The traders said that though prices of commodities had been increasing at source since the beginning of the year, the added cost incurred by transporting the commodities to the market was the main cause of price hikes.
“Already, the price has increased from where we buy the fish. So, boarding a car to Tema to buy and bring it home to smoke before I send it to the market, there is an added cost, which I also factor into the price of the fish.” Maame Adjeley who sells smoked fish at the Makola market told the Ghana News Agency.
Maame Adjeley noted that the situation has dwindled her income, making her stop buying fresh fish from Tema, and resorted to buying from a nearby cold store to reduce the transport cost, stay in business and be able to take care of her family.
Maame Adjeley shared the narrative with Madam Victoria Kogbe, an onion trader, who also told GNA that the price of a sack of the commodity increased from GHS400 in January this year, to GHS600, on Wednesday.
She explained that the main driver of such increment was the cost of transportation as those who brought the commodity from Niger equally complained about hikes in transport fares, which built on the price of the commodity.
“Apart from the increase from where we buy, transportation from Adjen Kotoku to the market has also increased from GHS30 to GHS50. The people who bring the onion from Niger also complain about the increase in transport fares. They add this cost to what we buy, so, I also transfer the transport cost on the price of the things I sell,” she said.
Madam Betty Boatemaa has been selling beef, groundnut and cooking oil (palm oil/vegetable oil) in the Central Business District for the past 15 years.
According to her, the recent hikes in fuel prices, and its associated increment in transport fares have been the major reason for the increment in prices of food commodities in the market.
She said that a 10 kilogramme of beef sold for GHS150 in January for example had increased to GHS250. She added that the increment has been seen in the other commodities she sold in the market.
Mad Boatemaa went on to say: “Each time I go to bring the things, I see a price increase, and when you ask them, they tell you that because the fuel price has increased, the drivers also charge them more on transport.”
“Subsequently, they pass on the transport cost to us. When we also buy them and bring them to Accra, we incur high transport costs, and we are left with no choice but to add such cost to the price to make some profit,” she explained.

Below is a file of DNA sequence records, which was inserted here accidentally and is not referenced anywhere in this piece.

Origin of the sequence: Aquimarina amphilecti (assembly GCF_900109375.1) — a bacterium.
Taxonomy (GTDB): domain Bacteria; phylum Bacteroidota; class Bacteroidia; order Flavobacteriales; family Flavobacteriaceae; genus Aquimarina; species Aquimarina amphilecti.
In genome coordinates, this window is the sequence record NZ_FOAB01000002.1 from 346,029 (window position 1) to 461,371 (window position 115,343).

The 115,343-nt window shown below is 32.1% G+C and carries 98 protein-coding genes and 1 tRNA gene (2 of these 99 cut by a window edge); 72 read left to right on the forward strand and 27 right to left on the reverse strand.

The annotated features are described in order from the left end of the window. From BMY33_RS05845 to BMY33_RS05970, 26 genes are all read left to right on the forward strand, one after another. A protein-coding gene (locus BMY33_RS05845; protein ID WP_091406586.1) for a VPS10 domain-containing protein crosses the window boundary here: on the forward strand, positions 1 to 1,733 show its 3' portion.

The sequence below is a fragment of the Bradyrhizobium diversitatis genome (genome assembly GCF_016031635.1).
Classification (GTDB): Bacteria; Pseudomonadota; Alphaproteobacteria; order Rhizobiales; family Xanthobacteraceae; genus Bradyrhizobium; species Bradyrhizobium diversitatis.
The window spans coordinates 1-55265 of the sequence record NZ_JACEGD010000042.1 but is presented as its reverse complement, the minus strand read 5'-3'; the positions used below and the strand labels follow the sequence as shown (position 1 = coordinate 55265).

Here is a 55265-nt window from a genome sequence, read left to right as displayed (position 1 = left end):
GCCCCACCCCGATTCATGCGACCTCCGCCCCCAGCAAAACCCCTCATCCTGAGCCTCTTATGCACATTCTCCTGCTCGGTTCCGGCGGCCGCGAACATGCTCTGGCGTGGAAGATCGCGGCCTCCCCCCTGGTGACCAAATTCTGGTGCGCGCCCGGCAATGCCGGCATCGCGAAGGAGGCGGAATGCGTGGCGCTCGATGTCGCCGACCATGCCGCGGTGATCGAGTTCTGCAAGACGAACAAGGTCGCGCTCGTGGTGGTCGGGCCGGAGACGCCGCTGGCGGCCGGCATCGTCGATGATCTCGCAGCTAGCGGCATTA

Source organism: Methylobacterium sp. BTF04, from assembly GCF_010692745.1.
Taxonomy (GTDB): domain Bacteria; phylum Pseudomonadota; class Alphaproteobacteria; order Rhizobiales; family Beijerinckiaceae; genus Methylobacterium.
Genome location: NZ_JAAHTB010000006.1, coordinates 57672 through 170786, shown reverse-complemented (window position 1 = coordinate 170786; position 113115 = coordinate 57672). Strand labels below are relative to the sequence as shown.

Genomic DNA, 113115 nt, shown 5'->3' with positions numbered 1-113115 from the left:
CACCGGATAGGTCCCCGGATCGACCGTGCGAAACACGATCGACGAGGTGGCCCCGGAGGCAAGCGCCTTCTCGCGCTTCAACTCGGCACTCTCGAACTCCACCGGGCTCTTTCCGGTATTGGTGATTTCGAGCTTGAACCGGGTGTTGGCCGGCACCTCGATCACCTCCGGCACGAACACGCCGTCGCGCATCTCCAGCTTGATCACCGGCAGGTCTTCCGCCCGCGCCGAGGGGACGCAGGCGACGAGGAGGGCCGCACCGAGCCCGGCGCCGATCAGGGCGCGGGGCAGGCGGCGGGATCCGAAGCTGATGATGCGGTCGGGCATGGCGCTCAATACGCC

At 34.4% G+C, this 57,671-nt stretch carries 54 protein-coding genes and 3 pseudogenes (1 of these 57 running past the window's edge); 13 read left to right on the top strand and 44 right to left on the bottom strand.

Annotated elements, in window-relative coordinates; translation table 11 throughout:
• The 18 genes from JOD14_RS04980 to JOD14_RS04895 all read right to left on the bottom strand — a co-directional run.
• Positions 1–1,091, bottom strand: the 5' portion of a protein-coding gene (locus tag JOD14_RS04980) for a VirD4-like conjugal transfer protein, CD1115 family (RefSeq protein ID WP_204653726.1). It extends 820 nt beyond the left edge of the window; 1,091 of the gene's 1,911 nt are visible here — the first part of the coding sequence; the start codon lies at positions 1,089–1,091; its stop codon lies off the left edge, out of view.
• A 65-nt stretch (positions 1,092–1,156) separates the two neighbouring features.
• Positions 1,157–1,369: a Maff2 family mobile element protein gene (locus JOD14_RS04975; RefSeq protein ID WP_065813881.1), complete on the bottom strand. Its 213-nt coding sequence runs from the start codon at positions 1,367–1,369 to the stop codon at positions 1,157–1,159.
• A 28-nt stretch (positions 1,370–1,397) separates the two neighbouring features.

Since the beginning of the year, prices of commodities have been on the rise, with the Ghana Statistical Service, pegging the current change in the prices of goods and services (inflation rate) at 27.6 per cent.
The rise in transport fares seems to be having a boomerang effect as the Ghana Private Road Transport Union (GPRTU) is facing a decline in the patronage of their services. The Union has stated that transport business had slowed down since the last increment in fares last month.
The GSS has also observed that some traders have been taking undue advantage of the current inflationary pressures in the country, which risked prolonging the spell of price hikes for goods and services.
Mr John Foster Kwabena Agyaho, Head, Price Statistics, GSS, said the upward changes in prices of both locally produced and imported food commodities could ease anytime soon but, “the get rich quick, let’s take advantage of the situation” attitude of many traders in the market could derail gains when prices start to see some stability during the harvest season.
“People are quick to increase prices of goods and services at the hearing of an increase in fuel prices even when they do not incur any input cost. When you raise a concern, they will ask: haven’t you heard that prices of things have gone up?” he noted.
Experts have since urged the Government to implement measures that would control both the demand and supply sides of the inflationary pressures, and asked traders not to overly increase the prices of commodities.
Consumers have also been asked to increase their awareness of the market variations, equip themselves with information, and shop around for commodities of the same quality but with the lowest price.